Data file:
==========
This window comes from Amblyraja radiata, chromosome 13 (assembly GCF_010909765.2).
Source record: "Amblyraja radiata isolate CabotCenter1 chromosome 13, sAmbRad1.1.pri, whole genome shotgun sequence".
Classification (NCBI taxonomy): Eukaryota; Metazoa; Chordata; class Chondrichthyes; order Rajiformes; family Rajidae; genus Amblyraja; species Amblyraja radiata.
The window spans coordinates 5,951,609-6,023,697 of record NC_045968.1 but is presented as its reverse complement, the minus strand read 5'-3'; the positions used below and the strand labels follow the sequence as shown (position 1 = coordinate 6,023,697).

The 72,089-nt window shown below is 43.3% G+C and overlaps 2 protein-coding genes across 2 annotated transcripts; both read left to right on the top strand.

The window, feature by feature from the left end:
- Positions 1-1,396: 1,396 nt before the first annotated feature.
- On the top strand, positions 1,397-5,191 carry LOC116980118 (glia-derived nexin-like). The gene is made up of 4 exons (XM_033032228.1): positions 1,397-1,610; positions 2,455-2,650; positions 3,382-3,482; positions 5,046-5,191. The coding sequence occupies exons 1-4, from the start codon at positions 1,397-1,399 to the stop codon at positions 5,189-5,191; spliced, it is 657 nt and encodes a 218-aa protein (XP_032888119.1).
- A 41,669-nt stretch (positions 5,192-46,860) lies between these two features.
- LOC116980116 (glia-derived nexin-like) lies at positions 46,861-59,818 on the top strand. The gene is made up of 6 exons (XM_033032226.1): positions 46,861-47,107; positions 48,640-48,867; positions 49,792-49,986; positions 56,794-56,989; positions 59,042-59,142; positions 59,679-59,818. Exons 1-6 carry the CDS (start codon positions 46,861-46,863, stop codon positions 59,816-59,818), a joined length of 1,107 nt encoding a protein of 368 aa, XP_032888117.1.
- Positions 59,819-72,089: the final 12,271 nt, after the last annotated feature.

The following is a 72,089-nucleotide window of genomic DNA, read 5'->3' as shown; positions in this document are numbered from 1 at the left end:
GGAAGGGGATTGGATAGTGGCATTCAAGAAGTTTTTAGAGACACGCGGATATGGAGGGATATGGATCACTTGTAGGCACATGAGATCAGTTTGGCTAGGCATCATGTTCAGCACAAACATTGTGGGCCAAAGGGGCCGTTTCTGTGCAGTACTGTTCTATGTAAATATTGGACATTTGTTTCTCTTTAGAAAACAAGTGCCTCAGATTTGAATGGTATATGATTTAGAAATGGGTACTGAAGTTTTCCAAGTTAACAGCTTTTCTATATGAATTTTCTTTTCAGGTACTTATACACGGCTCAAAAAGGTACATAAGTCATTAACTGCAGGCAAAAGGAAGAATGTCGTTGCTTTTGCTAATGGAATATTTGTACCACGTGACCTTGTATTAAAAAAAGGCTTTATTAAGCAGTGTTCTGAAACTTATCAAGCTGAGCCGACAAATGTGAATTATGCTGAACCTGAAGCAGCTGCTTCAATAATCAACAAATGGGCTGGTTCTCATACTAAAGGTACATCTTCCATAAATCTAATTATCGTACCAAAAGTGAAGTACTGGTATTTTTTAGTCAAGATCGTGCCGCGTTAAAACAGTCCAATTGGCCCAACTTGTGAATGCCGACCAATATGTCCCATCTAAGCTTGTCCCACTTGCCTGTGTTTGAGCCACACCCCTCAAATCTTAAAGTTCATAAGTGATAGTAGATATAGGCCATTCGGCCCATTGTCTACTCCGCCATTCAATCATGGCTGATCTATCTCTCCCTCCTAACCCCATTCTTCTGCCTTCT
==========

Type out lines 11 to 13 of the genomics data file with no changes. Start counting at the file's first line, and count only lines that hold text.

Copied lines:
- Positions 59,819-72,089: the final 12,271 nt, after the last annotated feature.

The following is a 72,089-nucleotide window of genomic DNA, read 5'->3' as shown; positions in this document are numbered from 1 at the left end:
GGAAGGGGATTGGATAGTGGCATTCAAGAAGTTTTTAGAGACACGCGGATATGGAGGGATATGGATCACTTGTAGGCACATGAGATCAGTTTGGCTAGGCATCATGTTCAGCACAAACATTGTGGGCCAAAGGGGCCGTTTCTGTGCAGTACTGTTCTATGTAAATATTGGACATTTGTTTCTCTTTAGAAAACAAGTGCCTCAGATTTGAATGGTATATGATTTAGAAATGGGTACTGAAGTTTTCCAAGTTAACAGCTTTTCTATATGAATTTTCTTTTCAGGTACTTATACACGGCTCAAAAAGGTACATAAGTCATTAACTGCAGGCAAAAGGAAGAATGTCGTTGCTTTTGCTAATGGAATATTTGTACCACGTGACCTTGTATTAAAAAAAGGCTTTATTAAGCAGTGTTCTGAAACTTATCAAGCTGAGCCGACAAATGTGAATTATGCTGAACCTGAAGCAGCTGCTTCAATAATCAACAAATGGGCTGGTTCTCATACTAAAGGTACATCTTCCATAAATCTAATTATCGTACCAAAAGTGAAGTACTGGTATTTTTTAGTCAAGATCGTGCCGCGTTAAAACAGTCCAATTGGCCCAACTTGTGAATGCCGACCAATATGTCCCATCTAAGCTTGTCCCACTTGCCTGTGTTTGAGCCACACCCCTCAAATCTTAAAGTTCATAAGTGATAGTAGATATAGGCCATTCGGCCCATTGTCTACTCCGCCATTCAATCATGGCTGATCTATCTCTCCCTCCTAACCCCATTCTTCTGCCTTCT